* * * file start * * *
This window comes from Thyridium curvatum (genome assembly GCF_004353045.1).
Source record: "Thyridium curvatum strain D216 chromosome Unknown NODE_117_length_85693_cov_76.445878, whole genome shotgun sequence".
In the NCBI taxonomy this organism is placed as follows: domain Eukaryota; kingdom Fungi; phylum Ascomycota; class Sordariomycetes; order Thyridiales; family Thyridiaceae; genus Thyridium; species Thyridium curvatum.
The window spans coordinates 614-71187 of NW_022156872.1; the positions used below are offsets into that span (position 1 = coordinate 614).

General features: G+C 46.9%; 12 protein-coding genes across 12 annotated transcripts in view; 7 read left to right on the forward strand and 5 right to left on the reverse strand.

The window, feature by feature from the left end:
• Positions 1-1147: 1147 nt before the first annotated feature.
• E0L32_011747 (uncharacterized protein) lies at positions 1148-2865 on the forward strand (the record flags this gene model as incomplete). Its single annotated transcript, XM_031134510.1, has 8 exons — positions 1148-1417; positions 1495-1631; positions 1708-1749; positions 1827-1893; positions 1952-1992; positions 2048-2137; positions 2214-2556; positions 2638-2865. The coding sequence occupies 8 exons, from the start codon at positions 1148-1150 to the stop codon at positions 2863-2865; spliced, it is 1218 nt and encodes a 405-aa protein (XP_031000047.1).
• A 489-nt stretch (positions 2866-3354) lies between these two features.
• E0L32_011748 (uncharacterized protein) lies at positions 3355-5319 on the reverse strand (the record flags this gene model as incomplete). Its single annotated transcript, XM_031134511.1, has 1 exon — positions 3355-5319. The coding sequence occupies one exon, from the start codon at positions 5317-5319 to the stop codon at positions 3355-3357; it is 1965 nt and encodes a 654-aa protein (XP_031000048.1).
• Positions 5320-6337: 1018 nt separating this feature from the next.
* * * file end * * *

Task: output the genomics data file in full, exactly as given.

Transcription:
This window comes from Thyridium curvatum (genome assembly GCF_004353045.1).
Source record: "Thyridium curvatum strain D216 chromosome Unknown NODE_117_length_85693_cov_76.445878, whole genome shotgun sequence".
In the NCBI taxonomy this organism is placed as follows: domain Eukaryota; kingdom Fungi; phylum Ascomycota; class Sordariomycetes; order Thyridiales; family Thyridiaceae; genus Thyridium; species Thyridium curvatum.
The window spans coordinates 614-71187 of NW_022156872.1; the positions used below are offsets into that span (position 1 = coordinate 614).

General features: G+C 46.9%; 12 protein-coding genes across 12 annotated transcripts in view; 7 read left to right on the forward strand and 5 right to left on the reverse strand.

The window, feature by feature from the left end:
• Positions 1-1147: 1147 nt before the first annotated feature.
• E0L32_011747 (uncharacterized protein) lies at positions 1148-2865 on the forward strand (the record flags this gene model as incomplete). Its single annotated transcript, XM_031134510.1, has 8 exons — positions 1148-1417; positions 1495-1631; positions 1708-1749; positions 1827-1893; positions 1952-1992; positions 2048-2137; positions 2214-2556; positions 2638-2865. The coding sequence occupies 8 exons, from the start codon at positions 1148-1150 to the stop codon at positions 2863-2865; spliced, it is 1218 nt and encodes a 405-aa protein (XP_031000047.1).
• A 489-nt stretch (positions 2866-3354) lies between these two features.
• E0L32_011748 (uncharacterized protein) lies at positions 3355-5319 on the reverse strand (the record flags this gene model as incomplete). Its single annotated transcript, XM_031134511.1, has 1 exon — positions 3355-5319. The coding sequence occupies one exon, from the start codon at positions 5317-5319 to the stop codon at positions 3355-3357; it is 1965 nt and encodes a 654-aa protein (XP_031000048.1).
• Positions 5320-6337: 1018 nt separating this feature from the next.